Python做统计分析Scipy.stats的文档_ python scipy.stats

2471℃

84个连续性分布（告诉你有那么多，没具体介绍）
12个离散型分布

t检验，ks检验，卡方检验，正态性检，同分布检验

Statistics (scipy.stats)
Introduction

In this tutorial we discuss many, but certainly not all, features of scipy.stats. The intention here is to provide a user with a working knowledge of this package. We refer to the reference manual for further details.

Note: This documentation is work in progress.

Random Variables

There are two general distribution classes that have been implemented for encapsulating continuous random variables anddiscrete random variables . Over 80 continuous random variables (RVs) and 10 discrete random variables have been implemented using these classes. Besides this, new routines and distributions can easily added by the end user. (If you create one, please contribute it).

All of the statistics functions are located in the sub-package scipy.stats and a fairly complete listing of these functions can be obtained using info(stats). The list of the random variables available can also be obtained from the docstring for the stats sub-package.

In the discussion below we mostly focus on continuous RVs. Nearly all applies to discrete variables also, but we point out some differences here: Specific Points for Discrete Distributions.

Getting Help

First of all, all distributions are accompanied with help functions. To obtain just some basic information we can call

>>>
>>> from scipy import stats
>>> from scipy.stats import norm
>>> print norm.__doc__

To find the support, i.e., upper and lower bound of the distribution, call:

>>>
>>> print ‘bounds of distribution lower: %s, upper: %s’ % (norm.a,norm.b)
bounds of distribution lower: -inf, upper: inf

We can list all methods and properties of the distribution with dir(norm). As it turns out, some of the methods are private methods although they are not named as such (their name does not start with a leading underscore), for example veccdf, are only available for internal calculation (those methods will give warnings when one tries to use them, and will be removed at some point).

To obtain the real main methods, we list the methods of the frozen distribution. (We explain the meaning of a frozen distribution below).

>>>
>>> rv = norm()
>>> dir(rv)  # reformatted
[‘__class__’, ‘__delattr__’, ‘__dict__’, ‘__doc__’, ‘__getattribute__’,
‘__hash__’, ‘__init__’, ‘__module__’, ‘__new__’, ‘__reduce__’, ‘__reduce_ex__’,
‘__repr__’, ‘__setattr__’, ‘__str__’, ‘__weakref__’, ‘args’, ‘cdf’, ‘dist’,
‘entropy’, ‘isf’, ‘kwds’, ‘moment’, ‘pdf’, ‘pmf’, ‘ppf’, ‘rvs’, ‘sf’, ‘stats’]

Finally, we can obtain the list of available distribution through introspection:

>>>
>>> import warnings
>>> warnings.simplefilter(‘ignore’, DeprecationWarning)
>>> dist_continu = [d for d in dir(stats) if
…                 isinstance(getattr(stats,d), stats.rv_continuous)]
>>> dist_discrete = [d for d in dir(stats) if
…                  isinstance(getattr(stats,d), stats.rv_discrete)]
>>> print ‘number of continuous distributions:’, len(dist_continu)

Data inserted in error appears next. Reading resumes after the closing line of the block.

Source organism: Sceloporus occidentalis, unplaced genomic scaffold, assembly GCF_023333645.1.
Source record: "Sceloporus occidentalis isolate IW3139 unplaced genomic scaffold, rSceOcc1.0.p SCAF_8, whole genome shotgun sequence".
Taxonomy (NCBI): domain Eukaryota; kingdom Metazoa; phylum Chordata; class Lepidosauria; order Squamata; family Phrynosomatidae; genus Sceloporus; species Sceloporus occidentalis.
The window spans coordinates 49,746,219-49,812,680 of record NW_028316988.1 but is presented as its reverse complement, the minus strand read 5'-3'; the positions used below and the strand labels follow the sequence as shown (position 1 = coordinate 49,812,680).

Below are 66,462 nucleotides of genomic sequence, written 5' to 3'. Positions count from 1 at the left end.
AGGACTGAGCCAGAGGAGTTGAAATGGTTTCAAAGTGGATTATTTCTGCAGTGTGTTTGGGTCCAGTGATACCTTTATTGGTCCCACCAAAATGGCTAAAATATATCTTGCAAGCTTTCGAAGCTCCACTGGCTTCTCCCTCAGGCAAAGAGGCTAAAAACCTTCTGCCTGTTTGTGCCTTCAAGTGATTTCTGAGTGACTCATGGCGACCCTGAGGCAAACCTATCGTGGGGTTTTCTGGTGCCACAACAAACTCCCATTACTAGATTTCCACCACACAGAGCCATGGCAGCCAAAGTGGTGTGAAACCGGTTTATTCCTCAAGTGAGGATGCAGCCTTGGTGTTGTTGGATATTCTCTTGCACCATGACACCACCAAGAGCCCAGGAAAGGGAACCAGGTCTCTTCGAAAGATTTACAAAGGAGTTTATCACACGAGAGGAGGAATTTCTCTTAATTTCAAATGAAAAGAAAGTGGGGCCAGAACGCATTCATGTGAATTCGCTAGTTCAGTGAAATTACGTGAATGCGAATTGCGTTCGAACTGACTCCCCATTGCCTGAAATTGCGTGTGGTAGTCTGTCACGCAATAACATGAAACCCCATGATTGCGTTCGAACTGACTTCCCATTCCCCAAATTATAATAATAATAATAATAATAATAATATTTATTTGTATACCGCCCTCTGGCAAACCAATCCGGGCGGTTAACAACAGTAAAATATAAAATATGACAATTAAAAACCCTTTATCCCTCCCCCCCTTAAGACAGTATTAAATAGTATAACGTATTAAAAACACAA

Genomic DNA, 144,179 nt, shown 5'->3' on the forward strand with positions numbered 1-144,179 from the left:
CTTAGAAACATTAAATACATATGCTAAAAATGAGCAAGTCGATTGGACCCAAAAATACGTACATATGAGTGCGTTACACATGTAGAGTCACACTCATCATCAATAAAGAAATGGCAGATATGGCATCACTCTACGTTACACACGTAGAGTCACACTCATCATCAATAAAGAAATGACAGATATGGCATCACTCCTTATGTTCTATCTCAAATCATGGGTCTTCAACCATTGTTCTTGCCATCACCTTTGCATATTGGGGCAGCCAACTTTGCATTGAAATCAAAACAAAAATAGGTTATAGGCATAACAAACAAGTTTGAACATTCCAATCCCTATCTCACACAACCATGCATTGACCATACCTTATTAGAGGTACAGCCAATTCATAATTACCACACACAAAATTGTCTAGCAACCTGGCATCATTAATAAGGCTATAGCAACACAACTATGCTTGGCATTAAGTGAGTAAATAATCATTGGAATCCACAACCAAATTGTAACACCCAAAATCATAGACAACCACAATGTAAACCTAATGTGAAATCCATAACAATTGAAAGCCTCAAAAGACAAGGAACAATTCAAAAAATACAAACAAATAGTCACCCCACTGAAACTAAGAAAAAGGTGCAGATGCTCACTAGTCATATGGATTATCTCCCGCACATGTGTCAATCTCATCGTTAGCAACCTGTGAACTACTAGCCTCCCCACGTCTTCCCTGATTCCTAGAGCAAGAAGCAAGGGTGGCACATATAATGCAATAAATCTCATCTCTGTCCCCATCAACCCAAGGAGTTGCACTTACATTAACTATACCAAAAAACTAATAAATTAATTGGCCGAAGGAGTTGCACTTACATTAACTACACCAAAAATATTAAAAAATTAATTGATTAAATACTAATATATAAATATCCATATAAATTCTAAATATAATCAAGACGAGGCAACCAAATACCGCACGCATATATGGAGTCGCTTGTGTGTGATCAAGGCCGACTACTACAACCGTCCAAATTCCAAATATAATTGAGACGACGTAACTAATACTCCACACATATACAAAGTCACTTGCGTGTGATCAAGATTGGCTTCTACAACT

number of continuous distributions: 84
>>> print ‘number of discrete distributions:  ‘, len(dist_discrete)
number of discrete distributions:   12

Common Methods

The main public methods for continuous RVs are:

rvs: Random Variates
pdf: Probability Density Function
cdf: Cumulative Distribution Function
sf: Survival Function (1-CDF)
ppf: Percent Point Function (Inverse of CDF)
isf: Inverse Survival Function (Inverse of SF)
stats: Return mean, variance, (Fisher’s) skew, or (Fisher’s) kurtosis
moment: non-central moments of the distribution
rvs:随机变量
pdf：概率密度函。
cdf：累计分布函数
sf：残存函数（1-CDF）
ppf：分位点函数（CDF的逆）
isf：逆残存函数（sf的逆）
stats:返回均值，方差，（费舍尔）偏态，（费舍尔）峰度。
moment:分布的非中心矩。
Let’s take a normal RV as an example.

>>>
>>> norm.cdf(0)
0.5

To compute the cdf at a number of points, we can pass a list or a numpy array.

>>>
>>> norm.cdf([-1., 0, 1])
array([ 0.15865525,  0.5       ,  0.84134475])
>>> import numpy as np
>>> norm.cdf(np.array([-1., 0, 1]))
array([ 0.15865525,  0.5       ,  0.84134475])

Thus, the basic methods such as pdf, cdf, and so on are vectorized with np.vectorize.
Other generally useful methods are supported too:

>>>
>>> norm.mean(), norm.std(), norm.var()
(0.0, 1.0, 1.0)
>>> norm.stats(moments = “mv”)
(array(0.0), array(1.0))

To find the median of a distribution we can use the percent point function ppf, which is the inverse of the cdf:

>>>
>>> norm.ppf(0.5)
0.0

To generate a set of random variates:

>>>
>>> norm.rvs(size=5)
array([-0.35687759,  1.34347647, -0.11710531, -1.00725181, -0.51275702])

Don’t think that norm.rvs(5) generates 5 variates:

>>>
>>> norm.rvs(5)
7.131624370075814

This brings us, in fact, to the topic of the next subsection.

Shifting and Scaling

All continuous distributions take loc and scale as keyword parameters to adjust the location and scale of the distribution, e.g. for the standard normal distribution the location is the mean and the scale is the standard deviation.

>>>
>>> norm.stats(loc = 3, scale = 4, moments = “mv”)
(array(3.0), array(16.0))